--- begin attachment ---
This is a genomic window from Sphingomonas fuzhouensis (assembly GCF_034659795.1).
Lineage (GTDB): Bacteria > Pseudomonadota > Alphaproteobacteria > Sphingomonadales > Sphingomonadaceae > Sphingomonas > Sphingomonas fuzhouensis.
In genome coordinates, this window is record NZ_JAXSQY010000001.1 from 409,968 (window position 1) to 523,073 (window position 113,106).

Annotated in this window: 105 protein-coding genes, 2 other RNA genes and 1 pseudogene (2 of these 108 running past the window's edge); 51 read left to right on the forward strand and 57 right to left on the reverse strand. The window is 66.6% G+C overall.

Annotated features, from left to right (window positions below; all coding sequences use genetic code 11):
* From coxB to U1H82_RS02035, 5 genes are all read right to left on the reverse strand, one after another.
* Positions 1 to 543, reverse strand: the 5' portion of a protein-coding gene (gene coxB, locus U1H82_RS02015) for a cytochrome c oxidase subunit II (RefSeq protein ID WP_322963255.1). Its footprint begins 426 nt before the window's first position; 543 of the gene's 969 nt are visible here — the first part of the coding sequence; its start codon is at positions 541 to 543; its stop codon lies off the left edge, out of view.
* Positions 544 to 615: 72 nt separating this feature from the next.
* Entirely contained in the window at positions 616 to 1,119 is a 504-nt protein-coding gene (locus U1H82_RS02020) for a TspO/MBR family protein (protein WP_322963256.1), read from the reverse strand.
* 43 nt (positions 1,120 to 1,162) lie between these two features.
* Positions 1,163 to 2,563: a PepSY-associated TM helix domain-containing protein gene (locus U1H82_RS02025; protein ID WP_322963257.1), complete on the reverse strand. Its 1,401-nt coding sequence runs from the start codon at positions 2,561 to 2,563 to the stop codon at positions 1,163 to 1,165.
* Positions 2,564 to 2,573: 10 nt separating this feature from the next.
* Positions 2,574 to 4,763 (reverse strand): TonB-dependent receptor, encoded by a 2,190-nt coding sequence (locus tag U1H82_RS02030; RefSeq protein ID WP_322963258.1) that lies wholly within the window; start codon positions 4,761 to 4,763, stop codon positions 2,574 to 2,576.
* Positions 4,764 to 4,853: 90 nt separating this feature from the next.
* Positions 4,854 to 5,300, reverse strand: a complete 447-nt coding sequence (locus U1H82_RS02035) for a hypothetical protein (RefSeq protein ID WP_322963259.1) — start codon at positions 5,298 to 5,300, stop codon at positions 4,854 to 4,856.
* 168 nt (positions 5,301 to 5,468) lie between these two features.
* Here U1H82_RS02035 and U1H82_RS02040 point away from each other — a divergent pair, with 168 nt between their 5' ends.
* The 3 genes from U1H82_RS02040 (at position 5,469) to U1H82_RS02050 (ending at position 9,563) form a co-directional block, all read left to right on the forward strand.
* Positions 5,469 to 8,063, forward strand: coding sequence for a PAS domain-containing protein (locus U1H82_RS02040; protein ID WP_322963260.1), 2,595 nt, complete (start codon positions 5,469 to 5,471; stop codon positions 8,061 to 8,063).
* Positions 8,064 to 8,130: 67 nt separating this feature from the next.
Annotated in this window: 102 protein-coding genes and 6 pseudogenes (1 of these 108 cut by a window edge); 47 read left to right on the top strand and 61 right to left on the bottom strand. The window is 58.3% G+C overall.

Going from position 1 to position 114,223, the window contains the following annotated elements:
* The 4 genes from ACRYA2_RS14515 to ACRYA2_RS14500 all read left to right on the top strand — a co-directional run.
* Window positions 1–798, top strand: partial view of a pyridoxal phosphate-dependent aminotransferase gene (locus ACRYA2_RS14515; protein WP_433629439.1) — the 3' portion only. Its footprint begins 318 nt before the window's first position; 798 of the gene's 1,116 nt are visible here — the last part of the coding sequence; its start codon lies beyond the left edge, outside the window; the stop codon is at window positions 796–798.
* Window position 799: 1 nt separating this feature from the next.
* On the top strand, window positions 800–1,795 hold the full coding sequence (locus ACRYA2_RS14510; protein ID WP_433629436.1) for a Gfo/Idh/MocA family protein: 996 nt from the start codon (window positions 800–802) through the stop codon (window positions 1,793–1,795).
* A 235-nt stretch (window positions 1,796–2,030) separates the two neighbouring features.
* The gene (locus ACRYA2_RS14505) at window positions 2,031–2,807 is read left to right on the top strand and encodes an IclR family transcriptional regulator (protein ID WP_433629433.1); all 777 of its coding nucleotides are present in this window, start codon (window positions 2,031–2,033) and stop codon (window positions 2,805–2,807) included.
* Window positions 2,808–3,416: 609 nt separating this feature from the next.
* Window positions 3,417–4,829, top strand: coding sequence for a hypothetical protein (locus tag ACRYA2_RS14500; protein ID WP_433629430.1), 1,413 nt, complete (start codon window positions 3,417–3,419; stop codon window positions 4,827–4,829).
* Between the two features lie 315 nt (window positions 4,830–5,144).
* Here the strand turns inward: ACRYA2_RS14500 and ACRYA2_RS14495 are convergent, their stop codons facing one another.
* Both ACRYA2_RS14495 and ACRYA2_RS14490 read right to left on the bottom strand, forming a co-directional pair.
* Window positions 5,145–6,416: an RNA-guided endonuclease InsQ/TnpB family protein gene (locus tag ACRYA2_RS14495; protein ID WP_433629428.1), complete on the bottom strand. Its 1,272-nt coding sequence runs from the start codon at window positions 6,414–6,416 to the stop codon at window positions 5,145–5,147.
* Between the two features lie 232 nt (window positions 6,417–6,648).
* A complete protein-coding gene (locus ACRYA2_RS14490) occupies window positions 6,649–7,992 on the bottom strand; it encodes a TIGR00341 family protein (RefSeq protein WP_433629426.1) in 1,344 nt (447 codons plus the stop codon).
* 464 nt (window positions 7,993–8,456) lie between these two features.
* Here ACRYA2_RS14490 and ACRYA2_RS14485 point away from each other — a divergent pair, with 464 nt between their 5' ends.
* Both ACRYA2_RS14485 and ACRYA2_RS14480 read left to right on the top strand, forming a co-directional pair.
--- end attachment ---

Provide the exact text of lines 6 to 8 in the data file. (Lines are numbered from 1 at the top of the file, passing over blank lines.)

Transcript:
* From coxB to U1H82_RS02035, 5 genes are all read right to left on the reverse strand, one after another.
* Positions 1 to 543, reverse strand: the 5' portion of a protein-coding gene (gene coxB, locus U1H82_RS02015) for a cytochrome c oxidase subunit II (RefSeq protein ID WP_322963255.1). Its footprint begins 426 nt before the window's first position; 543 of the gene's 969 nt are visible here — the first part of the coding sequence; its start codon is at positions 541 to 543; its stop codon lies off the left edge, out of view.
* Positions 544 to 615: 72 nt separating this feature from the next.